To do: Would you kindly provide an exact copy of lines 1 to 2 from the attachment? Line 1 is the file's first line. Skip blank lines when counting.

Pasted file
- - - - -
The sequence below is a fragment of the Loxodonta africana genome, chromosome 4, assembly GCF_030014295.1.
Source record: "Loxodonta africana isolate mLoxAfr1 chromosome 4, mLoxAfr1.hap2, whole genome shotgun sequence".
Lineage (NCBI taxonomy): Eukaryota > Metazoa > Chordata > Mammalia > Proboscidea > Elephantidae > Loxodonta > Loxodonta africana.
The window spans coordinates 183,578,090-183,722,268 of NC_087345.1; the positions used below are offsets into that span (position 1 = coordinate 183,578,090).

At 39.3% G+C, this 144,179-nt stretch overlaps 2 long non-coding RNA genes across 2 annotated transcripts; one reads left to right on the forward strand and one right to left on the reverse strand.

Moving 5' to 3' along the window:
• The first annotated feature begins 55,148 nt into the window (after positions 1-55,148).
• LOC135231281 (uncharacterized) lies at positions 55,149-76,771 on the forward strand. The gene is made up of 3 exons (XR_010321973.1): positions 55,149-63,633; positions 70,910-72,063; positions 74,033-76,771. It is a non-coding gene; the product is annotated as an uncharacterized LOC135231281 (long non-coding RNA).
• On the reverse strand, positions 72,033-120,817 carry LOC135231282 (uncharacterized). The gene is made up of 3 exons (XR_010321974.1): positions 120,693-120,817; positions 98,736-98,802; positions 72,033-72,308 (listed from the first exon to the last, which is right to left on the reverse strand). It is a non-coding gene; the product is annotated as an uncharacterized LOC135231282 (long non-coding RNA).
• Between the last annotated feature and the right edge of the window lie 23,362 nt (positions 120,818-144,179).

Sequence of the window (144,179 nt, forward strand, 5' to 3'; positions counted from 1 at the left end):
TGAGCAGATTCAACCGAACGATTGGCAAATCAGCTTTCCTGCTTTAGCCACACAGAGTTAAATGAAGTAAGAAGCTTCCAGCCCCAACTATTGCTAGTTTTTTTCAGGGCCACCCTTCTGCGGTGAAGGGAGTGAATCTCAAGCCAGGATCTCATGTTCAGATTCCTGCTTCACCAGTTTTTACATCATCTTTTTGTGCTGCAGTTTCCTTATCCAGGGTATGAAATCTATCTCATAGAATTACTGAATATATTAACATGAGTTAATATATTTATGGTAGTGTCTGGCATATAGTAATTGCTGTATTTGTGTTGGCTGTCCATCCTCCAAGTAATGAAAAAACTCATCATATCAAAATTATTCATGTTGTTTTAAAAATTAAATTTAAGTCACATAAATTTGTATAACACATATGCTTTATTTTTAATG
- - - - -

The sequence below is a fragment of the Loxodonta africana genome, chromosome 4, assembly GCF_030014295.1.
Source record: "Loxodonta africana isolate mLoxAfr1 chromosome 4, mLoxAfr1.hap2, whole genome shotgun sequence".